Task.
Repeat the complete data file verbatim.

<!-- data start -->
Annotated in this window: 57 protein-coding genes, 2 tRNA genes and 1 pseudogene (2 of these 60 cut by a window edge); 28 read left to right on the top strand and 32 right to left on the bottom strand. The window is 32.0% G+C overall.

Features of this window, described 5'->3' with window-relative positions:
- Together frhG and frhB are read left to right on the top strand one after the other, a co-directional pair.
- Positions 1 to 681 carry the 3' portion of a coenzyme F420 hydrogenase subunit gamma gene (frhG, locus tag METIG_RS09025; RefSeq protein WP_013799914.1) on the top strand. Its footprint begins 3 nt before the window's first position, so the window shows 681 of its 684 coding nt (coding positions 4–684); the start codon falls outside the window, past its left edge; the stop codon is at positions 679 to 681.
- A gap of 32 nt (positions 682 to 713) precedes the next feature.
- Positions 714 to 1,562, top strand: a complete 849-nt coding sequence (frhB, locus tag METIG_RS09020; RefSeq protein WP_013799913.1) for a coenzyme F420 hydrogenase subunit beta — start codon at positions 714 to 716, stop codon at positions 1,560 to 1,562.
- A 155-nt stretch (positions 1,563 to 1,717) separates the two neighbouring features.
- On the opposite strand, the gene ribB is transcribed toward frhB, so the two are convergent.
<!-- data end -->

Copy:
Annotated in this window: 57 protein-coding genes, 2 tRNA genes and 1 pseudogene (2 of these 60 cut by a window edge); 28 read left to right on the top strand and 32 right to left on the bottom strand. The window is 32.0% G+C overall.

Features of this window, described 5'->3' with window-relative positions:
- Together frhG and frhB are read left to right on the top strand one after the other, a co-directional pair.
- Positions 1 to 681 carry the 3' portion of a coenzyme F420 hydrogenase subunit gamma gene (frhG, locus tag METIG_RS09025; RefSeq protein WP_013799914.1) on the top strand. Its footprint begins 3 nt before the window's first position, so the window shows 681 of its 684 coding nt (coding positions 4–684); the start codon falls outside the window, past its left edge; the stop codon is at positions 679 to 681.
- A gap of 32 nt (positions 682 to 713) precedes the next feature.
- Positions 714 to 1,562, top strand: a complete 849-nt coding sequence (frhB, locus tag METIG_RS09020; RefSeq protein WP_013799913.1) for a coenzyme F420 hydrogenase subunit beta — start codon at positions 714 to 716, stop codon at positions 1,560 to 1,562.
- A 155-nt stretch (positions 1,563 to 1,717) separates the two neighbouring features.
- On the opposite strand, the gene ribB is transcribed toward frhB, so the two are convergent.